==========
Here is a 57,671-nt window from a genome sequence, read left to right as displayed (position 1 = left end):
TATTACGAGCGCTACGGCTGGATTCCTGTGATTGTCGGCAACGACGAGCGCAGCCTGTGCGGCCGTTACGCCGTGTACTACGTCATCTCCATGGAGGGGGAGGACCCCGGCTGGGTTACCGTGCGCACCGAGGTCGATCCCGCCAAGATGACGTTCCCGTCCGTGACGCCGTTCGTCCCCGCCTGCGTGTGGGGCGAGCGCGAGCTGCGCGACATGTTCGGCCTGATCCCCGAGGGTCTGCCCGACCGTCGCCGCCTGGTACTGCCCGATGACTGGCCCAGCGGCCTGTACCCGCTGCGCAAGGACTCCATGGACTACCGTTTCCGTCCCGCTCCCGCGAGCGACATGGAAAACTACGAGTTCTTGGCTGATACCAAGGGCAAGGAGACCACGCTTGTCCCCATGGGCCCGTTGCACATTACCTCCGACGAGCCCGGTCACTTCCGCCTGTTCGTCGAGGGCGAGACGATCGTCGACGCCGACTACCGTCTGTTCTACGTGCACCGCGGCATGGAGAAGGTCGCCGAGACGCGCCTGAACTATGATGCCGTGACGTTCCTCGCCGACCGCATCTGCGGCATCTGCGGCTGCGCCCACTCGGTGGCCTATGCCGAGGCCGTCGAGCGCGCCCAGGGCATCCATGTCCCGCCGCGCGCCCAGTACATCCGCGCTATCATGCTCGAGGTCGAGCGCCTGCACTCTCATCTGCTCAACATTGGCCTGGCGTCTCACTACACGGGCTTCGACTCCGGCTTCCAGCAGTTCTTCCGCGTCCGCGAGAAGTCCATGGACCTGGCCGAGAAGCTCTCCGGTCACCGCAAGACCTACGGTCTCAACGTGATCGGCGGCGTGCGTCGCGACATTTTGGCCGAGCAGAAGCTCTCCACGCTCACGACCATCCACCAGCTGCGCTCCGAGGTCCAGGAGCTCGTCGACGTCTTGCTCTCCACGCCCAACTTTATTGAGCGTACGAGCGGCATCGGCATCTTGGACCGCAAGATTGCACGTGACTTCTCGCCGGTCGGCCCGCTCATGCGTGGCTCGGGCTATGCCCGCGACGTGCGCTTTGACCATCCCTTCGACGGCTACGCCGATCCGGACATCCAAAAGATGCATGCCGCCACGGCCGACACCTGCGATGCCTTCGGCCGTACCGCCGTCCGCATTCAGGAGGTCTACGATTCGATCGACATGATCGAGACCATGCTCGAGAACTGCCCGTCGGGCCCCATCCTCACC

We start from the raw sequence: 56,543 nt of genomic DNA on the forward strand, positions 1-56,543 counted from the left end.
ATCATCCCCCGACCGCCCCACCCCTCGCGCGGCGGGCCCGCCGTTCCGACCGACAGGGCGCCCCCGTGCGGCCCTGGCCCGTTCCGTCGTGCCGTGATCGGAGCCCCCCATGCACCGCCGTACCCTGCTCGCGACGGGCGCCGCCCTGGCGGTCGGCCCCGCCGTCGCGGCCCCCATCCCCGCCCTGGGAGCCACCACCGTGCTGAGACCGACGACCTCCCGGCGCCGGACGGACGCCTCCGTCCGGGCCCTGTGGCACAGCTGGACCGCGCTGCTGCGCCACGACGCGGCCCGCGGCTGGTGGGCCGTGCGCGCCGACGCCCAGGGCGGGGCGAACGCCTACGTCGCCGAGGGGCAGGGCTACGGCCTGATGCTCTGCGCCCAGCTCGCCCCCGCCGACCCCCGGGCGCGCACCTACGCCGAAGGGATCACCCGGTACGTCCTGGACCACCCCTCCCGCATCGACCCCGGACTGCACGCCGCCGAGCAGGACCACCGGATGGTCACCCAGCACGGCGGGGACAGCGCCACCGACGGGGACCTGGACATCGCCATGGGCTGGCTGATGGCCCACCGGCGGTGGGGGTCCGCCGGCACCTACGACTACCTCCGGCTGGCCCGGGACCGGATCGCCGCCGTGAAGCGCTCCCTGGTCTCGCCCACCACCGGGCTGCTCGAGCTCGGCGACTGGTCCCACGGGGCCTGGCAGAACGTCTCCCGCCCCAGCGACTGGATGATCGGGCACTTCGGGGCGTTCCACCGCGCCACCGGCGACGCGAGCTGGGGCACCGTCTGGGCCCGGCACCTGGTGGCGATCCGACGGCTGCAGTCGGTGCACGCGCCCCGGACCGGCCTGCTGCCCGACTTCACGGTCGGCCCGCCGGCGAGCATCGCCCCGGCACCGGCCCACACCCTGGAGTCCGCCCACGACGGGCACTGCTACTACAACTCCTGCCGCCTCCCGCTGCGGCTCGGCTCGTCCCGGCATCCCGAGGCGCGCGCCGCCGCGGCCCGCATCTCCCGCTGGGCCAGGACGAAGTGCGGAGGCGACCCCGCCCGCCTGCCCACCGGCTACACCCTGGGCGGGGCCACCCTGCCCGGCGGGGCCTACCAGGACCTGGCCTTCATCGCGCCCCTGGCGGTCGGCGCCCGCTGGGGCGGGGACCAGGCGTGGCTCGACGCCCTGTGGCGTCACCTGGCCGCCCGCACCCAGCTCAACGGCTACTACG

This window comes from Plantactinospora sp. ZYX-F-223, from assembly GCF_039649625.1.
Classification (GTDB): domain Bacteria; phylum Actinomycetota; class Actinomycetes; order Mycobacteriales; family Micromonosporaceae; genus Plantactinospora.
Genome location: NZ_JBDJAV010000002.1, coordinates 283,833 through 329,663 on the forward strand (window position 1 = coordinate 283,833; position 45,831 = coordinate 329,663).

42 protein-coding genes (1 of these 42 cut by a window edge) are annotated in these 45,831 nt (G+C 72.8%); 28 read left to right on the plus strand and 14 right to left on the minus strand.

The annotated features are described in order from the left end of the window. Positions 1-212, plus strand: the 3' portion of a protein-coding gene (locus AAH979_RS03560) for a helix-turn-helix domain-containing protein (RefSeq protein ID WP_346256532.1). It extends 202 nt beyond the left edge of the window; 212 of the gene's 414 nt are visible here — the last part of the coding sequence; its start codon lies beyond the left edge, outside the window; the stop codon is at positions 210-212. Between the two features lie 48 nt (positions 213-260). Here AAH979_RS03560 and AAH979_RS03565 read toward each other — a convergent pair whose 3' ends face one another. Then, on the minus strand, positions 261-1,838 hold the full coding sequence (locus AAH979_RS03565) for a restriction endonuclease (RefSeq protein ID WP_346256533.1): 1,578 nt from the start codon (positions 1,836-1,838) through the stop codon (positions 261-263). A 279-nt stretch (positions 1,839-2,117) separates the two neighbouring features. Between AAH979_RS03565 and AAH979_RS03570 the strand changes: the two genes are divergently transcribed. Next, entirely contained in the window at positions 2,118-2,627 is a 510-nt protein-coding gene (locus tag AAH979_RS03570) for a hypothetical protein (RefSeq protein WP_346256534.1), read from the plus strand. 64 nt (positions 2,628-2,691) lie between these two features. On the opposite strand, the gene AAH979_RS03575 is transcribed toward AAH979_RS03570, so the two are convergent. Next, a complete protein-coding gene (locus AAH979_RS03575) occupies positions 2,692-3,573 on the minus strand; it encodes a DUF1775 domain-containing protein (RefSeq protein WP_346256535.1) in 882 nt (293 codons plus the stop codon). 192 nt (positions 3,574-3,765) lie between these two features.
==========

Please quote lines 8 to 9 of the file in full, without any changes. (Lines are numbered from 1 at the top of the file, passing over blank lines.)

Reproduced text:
42 protein-coding genes (1 of these 42 cut by a window edge) are annotated in these 45,831 nt (G+C 72.8%); 28 read left to right on the plus strand and 14 right to left on the minus strand.

The annotated features are described in order from the left end of the window. Positions 1-212, plus strand: the 3' portion of a protein-coding gene (locus AAH979_RS03560) for a helix-turn-helix domain-containing protein (RefSeq protein ID WP_346256532.1). It extends 202 nt beyond the left edge of the window; 212 of the gene's 414 nt are visible here — the last part of the coding sequence; its start codon lies beyond the left edge, outside the window; the stop codon is at positions 210-212. Between the two features lie 48 nt (positions 213-260). Here AAH979_RS03560 and AAH979_RS03565 read toward each other — a convergent pair whose 3' ends face one another. Then, on the minus strand, positions 261-1,838 hold the full coding sequence (locus AAH979_RS03565) for a restriction endonuclease (RefSeq protein ID WP_346256533.1): 1,578 nt from the start codon (positions 1,836-1,838) through the stop codon (positions 261-263). A 279-nt stretch (positions 1,839-2,117) separates the two neighbouring features. Between AAH979_RS03565 and AAH979_RS03570 the strand changes: the two genes are divergently transcribed. Next, entirely contained in the window at positions 2,118-2,627 is a 510-nt protein-coding gene (locus tag AAH979_RS03570) for a hypothetical protein (RefSeq protein WP_346256534.1), read from the plus strand. 64 nt (positions 2,628-2,691) lie between these two features. On the opposite strand, the gene AAH979_RS03575 is transcribed toward AAH979_RS03570, so the two are convergent. Next, a complete protein-coding gene (locus AAH979_RS03575) occupies positions 2,692-3,573 on the minus strand; it encodes a DUF1775 domain-containing protein (RefSeq protein WP_346256535.1) in 882 nt (293 codons plus the stop codon). 192 nt (positions 3,574-3,765) lie between these two features.